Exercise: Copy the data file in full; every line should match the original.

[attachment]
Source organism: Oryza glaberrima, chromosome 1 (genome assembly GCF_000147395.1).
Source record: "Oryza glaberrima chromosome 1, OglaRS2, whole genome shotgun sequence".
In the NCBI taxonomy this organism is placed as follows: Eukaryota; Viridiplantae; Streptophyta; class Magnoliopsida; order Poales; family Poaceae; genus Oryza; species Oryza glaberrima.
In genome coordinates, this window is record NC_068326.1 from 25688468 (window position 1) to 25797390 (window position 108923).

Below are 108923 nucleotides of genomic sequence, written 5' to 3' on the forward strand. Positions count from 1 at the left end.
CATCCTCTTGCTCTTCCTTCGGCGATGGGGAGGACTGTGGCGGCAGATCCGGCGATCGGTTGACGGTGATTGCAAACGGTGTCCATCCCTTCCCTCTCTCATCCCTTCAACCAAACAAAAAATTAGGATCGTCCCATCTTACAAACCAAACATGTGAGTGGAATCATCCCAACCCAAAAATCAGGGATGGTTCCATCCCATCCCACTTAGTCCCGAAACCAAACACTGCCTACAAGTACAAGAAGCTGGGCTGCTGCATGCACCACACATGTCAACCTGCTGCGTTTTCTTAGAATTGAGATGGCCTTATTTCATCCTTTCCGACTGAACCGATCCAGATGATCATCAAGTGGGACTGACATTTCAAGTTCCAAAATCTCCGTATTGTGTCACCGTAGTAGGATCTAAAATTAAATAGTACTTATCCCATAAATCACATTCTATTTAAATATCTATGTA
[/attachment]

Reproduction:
Source organism: Oryza glaberrima, chromosome 1 (genome assembly GCF_000147395.1).
Source record: "Oryza glaberrima chromosome 1, OglaRS2, whole genome shotgun sequence".
In the NCBI taxonomy this organism is placed as follows: Eukaryota; Viridiplantae; Streptophyta; class Magnoliopsida; order Poales; family Poaceae; genus Oryza; species Oryza glaberrima.
In genome coordinates, this window is record NC_068326.1 from 25688468 (window position 1) to 25797390 (window position 108923).

Below are 108923 nucleotides of genomic sequence, written 5' to 3' on the forward strand. Positions count from 1 at the left end.
CATCCTCTTGCTCTTCCTTCGGCGATGGGGAGGACTGTGGCGGCAGATCCGGCGATCGGTTGACGGTGATTGCAAACGGTGTCCATCCCTTCCCTCTCTCATCCCTTCAACCAAACAAAAAATTAGGATCGTCCCATCTTACAAACCAAACATGTGAGTGGAATCATCCCAACCCAAAAATCAGGGATGGTTCCATCCCATCCCACTTAGTCCCGAAACCAAACACTGCCTACAAGTACAAGAAGCTGGGCTGCTGCATGCACCACACATGTCAACCTGCTGCGTTTTCTTAGAATTGAGATGGCCTTATTTCATCCTTTCCGACTGAACCGATCCAGATGATCATCAAGTGGGACTGACATTTCAAGTTCCAAAATCTCCGTATTGTGTCACCGTAGTAGGATCTAAAATTAAATAGTACTTATCCCATAAATCACATTCTATTTAAATATCTATGTA